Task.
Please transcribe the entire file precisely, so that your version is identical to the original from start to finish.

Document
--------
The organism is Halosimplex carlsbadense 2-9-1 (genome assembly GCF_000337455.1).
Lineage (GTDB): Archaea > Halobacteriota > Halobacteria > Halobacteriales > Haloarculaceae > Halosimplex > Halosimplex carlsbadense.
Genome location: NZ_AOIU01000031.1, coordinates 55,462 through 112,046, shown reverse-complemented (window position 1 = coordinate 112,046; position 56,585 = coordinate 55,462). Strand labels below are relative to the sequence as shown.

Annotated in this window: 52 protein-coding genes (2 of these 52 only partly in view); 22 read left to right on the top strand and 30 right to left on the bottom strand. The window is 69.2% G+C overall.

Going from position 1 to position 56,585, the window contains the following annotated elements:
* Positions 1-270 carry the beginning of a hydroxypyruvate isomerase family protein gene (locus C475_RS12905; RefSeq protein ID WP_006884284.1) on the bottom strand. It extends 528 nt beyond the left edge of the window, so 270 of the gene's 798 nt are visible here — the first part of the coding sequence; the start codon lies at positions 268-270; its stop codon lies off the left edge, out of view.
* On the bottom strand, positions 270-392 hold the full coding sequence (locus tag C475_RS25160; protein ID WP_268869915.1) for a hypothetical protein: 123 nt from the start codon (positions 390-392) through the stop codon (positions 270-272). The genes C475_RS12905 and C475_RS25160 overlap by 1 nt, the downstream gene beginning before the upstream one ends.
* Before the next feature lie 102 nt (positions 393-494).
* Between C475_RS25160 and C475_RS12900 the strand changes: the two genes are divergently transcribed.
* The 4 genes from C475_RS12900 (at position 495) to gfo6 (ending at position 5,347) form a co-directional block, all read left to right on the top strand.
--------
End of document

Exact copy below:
The organism is Halosimplex carlsbadense 2-9-1 (genome assembly GCF_000337455.1).
Lineage (GTDB): Archaea > Halobacteriota > Halobacteria > Halobacteriales > Haloarculaceae > Halosimplex > Halosimplex carlsbadense.
Genome location: NZ_AOIU01000031.1, coordinates 55,462 through 112,046, shown reverse-complemented (window position 1 = coordinate 112,046; position 56,585 = coordinate 55,462). Strand labels below are relative to the sequence as shown.

Annotated in this window: 52 protein-coding genes (2 of these 52 only partly in view); 22 read left to right on the top strand and 30 right to left on the bottom strand. The window is 69.2% G+C overall.

Going from position 1 to position 56,585, the window contains the following annotated elements:
* Positions 1-270 carry the beginning of a hydroxypyruvate isomerase family protein gene (locus C475_RS12905; RefSeq protein ID WP_006884284.1) on the bottom strand. It extends 528 nt beyond the left edge of the window, so 270 of the gene's 798 nt are visible here — the first part of the coding sequence; the start codon lies at positions 268-270; its stop codon lies off the left edge, out of view.
* On the bottom strand, positions 270-392 hold the full coding sequence (locus tag C475_RS25160; protein ID WP_268869915.1) for a hypothetical protein: 123 nt from the start codon (positions 390-392) through the stop codon (positions 270-272). The genes C475_RS12905 and C475_RS25160 overlap by 1 nt, the downstream gene beginning before the upstream one ends.
* Before the next feature lie 102 nt (positions 393-494).
* Between C475_RS25160 and C475_RS12900 the strand changes: the two genes are divergently transcribed.
* The 4 genes from C475_RS12900 (at position 495) to gfo6 (ending at position 5,347) form a co-directional block, all read left to right on the top strand.